This book isn’t what you thought it was.
Nuklear Age is a book by the creator of the legendary webcomic, 8-Bit Theater. That’s an interesting place to start, and does a lot to set up the mood of the book–just as 8-Bit Theater was a parody of the fantasy genre, Nuklear Age is a parody of the comic book genre. The issue a lot of readers seem to have is that it is a hefty parody, weighing in at around 700 pages.
Many people who pick up this book find that its length bored them before they were ever able to finish it. I feel as though I should start this review out in its earliest parts by saying these readers have done themselves a grave disservice. The top review on Goodreads for Nuklear Age pans the 2-dimensional characters, the simple plots, and that is not unexpected for a reader who wrote a review without ever finishing the book.
This book, as a parody and as a comedy, is incredibly funny. There are a huge number of tropes played upon here, and they add up to something any avid fan of comics could immediately identify with, immediately relate to, and immediately laugh at. There is a certain type of comedy at play in this book that, admittedly, many readers will not identify with–but before you go about telling me that this book isn’t funny at all, and that I am probably a fascist robot, I will admit that comedy is subjective and many friends to whom I’ve recommended this book have disagreed with me on its merits. A lot of the comedy relies on expanding frequently used comic book tropes to absurd lengths–almost a sort of low hanging fruit; if you come to parody expecting the deepest insights, maybe you are in the wrong pl…
No, you aren’t in the wrong place. The final story arc of the book turns the entire world Clevinger created on its head, and any reader who complains of the two dimensional nature of the book has very likely never finished it. I have to admit, many readers will find that they simply do not have the patience for 700 pages of comedy, that the book dries up, and I completely understand. I will never sink so low as to give you the spoilers that would hook you right back into Nuklear Age more firmly than any anchor, but I will tell you that if you ever set this book down, not intending to pick it up again, skip to chapter (called “Issue” in the reprint) 40 (The Reign of Superion). You will not be disappointed, and it leaves only 1/4 of the book to read–a quarter that very few people are able to discount.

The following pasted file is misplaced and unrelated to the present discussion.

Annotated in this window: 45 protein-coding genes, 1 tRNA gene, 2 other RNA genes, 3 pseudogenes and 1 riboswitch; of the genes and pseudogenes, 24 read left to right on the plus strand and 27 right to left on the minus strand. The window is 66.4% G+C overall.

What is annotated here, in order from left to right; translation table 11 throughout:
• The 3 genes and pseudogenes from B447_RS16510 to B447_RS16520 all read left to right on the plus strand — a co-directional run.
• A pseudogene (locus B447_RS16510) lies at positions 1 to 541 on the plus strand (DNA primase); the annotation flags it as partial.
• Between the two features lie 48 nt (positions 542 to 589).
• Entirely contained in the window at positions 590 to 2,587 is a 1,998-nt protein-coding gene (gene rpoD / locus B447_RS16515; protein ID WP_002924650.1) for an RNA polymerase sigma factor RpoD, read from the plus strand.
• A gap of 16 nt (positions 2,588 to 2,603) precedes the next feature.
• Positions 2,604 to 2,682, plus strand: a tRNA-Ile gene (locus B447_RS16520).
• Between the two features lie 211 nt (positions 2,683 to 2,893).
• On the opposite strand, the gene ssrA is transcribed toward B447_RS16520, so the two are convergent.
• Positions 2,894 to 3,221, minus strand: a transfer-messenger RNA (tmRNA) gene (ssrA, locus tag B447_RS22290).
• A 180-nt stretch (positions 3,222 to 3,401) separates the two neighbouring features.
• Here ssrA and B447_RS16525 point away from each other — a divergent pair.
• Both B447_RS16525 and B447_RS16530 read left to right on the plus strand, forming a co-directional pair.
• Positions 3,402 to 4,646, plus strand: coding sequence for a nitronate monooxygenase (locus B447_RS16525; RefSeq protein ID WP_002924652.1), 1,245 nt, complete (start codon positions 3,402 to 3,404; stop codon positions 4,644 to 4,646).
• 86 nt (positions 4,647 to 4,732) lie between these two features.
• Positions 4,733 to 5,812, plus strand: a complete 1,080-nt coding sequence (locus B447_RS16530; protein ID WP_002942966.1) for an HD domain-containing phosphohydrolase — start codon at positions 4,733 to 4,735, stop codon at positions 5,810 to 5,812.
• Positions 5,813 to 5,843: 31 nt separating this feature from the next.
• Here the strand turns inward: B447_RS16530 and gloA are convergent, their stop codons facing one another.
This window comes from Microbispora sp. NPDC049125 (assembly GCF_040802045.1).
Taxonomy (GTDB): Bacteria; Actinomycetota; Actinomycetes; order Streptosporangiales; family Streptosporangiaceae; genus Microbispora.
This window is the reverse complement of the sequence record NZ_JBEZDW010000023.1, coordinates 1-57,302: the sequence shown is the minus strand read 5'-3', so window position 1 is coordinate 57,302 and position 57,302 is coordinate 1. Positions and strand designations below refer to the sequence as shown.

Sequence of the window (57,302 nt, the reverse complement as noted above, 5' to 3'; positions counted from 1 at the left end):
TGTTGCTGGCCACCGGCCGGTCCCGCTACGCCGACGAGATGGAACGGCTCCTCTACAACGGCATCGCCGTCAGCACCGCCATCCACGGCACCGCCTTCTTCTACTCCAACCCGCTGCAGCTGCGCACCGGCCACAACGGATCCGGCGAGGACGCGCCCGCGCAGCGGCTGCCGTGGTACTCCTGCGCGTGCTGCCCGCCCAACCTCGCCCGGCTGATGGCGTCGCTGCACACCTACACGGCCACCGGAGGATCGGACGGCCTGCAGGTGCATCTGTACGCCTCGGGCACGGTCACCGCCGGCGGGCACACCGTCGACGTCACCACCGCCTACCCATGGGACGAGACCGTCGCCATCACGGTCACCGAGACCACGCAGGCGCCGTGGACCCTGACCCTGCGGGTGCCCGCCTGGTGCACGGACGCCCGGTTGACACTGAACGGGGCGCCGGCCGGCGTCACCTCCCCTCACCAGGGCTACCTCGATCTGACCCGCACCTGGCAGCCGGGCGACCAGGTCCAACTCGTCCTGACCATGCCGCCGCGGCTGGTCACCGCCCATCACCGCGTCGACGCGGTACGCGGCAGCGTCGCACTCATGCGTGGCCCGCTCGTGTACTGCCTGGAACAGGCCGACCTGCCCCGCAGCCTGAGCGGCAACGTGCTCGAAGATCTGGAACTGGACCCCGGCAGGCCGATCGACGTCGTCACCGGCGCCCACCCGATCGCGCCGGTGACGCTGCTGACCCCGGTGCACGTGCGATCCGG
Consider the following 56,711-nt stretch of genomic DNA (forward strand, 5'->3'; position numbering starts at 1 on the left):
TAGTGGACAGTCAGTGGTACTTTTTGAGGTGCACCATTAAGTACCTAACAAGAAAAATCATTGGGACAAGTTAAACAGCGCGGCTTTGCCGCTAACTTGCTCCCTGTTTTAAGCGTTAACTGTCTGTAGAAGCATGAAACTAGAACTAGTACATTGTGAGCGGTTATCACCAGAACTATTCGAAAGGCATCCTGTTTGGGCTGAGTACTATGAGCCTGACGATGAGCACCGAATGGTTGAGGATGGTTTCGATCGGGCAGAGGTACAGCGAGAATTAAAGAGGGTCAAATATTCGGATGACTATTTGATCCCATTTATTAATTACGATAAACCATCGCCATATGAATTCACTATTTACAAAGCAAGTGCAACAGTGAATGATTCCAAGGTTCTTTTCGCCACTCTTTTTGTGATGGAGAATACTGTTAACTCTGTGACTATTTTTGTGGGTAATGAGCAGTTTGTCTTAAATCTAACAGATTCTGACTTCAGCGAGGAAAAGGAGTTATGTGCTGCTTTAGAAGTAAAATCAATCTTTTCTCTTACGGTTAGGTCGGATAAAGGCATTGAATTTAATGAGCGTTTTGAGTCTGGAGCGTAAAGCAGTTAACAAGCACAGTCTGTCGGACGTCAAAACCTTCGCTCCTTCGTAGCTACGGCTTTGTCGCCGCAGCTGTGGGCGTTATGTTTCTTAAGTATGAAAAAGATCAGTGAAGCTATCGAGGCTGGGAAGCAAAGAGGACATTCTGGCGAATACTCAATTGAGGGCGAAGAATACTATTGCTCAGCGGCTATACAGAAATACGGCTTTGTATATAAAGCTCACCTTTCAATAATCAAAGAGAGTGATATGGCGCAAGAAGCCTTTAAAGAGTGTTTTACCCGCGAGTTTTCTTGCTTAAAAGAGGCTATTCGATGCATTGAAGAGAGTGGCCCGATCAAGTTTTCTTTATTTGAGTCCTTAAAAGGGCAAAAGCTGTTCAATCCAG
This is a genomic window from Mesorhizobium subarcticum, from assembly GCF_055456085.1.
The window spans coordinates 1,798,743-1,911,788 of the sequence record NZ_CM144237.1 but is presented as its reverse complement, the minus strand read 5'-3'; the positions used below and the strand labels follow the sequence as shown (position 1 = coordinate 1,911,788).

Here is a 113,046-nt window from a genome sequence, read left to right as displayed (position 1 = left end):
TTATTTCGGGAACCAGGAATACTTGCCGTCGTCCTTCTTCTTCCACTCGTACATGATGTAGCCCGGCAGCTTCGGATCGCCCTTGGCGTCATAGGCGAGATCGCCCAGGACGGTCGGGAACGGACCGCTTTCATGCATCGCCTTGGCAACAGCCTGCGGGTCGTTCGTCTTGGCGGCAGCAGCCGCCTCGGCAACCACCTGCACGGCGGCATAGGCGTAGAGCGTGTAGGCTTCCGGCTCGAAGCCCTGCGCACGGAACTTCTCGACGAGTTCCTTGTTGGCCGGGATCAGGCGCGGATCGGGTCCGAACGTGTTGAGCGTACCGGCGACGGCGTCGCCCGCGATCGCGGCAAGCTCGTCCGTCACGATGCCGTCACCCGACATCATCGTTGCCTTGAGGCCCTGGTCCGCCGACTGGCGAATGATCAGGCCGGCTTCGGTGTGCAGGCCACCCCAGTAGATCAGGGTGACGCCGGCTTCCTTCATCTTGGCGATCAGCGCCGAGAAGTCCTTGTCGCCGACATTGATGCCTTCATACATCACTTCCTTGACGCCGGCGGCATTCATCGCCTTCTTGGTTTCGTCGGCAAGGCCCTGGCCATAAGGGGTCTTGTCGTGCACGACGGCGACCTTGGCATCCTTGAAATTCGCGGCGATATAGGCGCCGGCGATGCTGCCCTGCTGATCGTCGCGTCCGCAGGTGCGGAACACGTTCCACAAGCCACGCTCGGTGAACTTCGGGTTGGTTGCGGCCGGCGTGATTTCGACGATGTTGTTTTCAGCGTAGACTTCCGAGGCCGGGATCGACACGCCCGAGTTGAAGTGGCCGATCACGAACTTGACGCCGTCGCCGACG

The thing about Clevinger is that while he is not the biggest player in comics, he does have his own published comic character (Atomic-Robo) which is currently being uploaded in digital form, for free. To expand upon his comics-writing chops, he did some work writing for Marvel. The point of this is to say that he doesn’t just write comedy, and he does put that skill on display in Nuklear Age–and when placed in such close proximity to his comedy writing, it creates an incredible juxtaposition.
There are times this book will frustrate you, there is no doubt about that. As in many other comic books, the secret identity of Nuklear Man should be on clear display–and to add to Nuklear Man’s troubles, he is just unbelievably (literally) incompetent. There are times when suspension of disbelief is stretched so tightly that it snaps, and those are the moments that will kill a work of art more quickly than a five-point-palm exploding heart attack. It is in your second reading (if you ever do) that everything makes sense, in the light of what happens from Chapter 40 and on. I don’t recommend a reread in close proximity to your first read, though–I read the book when it was first published in 2004, and my second read was ten years later, in 2014. Thanks to the magic that is human memory, the jokes were seemingly brand new to me, but I recalled enough of the plot to really enjoy the experience.
The plot pacing can really only be described as “schizophrenic”, lunging forward at times, slower than a turtle using a walker others. This was an early work of a man who became quite a good writer, and as a result it has all the hallmarks of inexperience about it. I can’t even bring myself to punish him for that, he poured his heart and soul into this book, and you can really feel that.
As with so many other self-published ventures, an editor could make this book many times more readable. I have a first edition paperback sitting around somewhere, and the number of typos is almost staggering (Have you ever read Terry Goodkind’s unedited writing?). I know that is the kind of thing that will kill the mood for certain readers, and I figured I would warn you before you spent a whole FOUR DOLLARS (gasp) on the Kindle Edition. Don’t say I never did anything nice for you.
To summarize, the book is funny, scathing of overused comics tropes, a little tasteless, a lot of fun, and for those who make it to the Age of Superion story arc, incredibly engaging and satisfying. Some of the humor has all of the maturity of fart jokes, but I am never one to turn up my nose on principle; if it makes me laugh, I will tell people I enjoyed it.
And this book made me laugh.
I recommend it to anyone who likes comic books, but does not put them on some religious pedestal, afraid of criticism. If you’ve spent a lot of time flipping those hallowed pages, though, the humor will never be lost on you.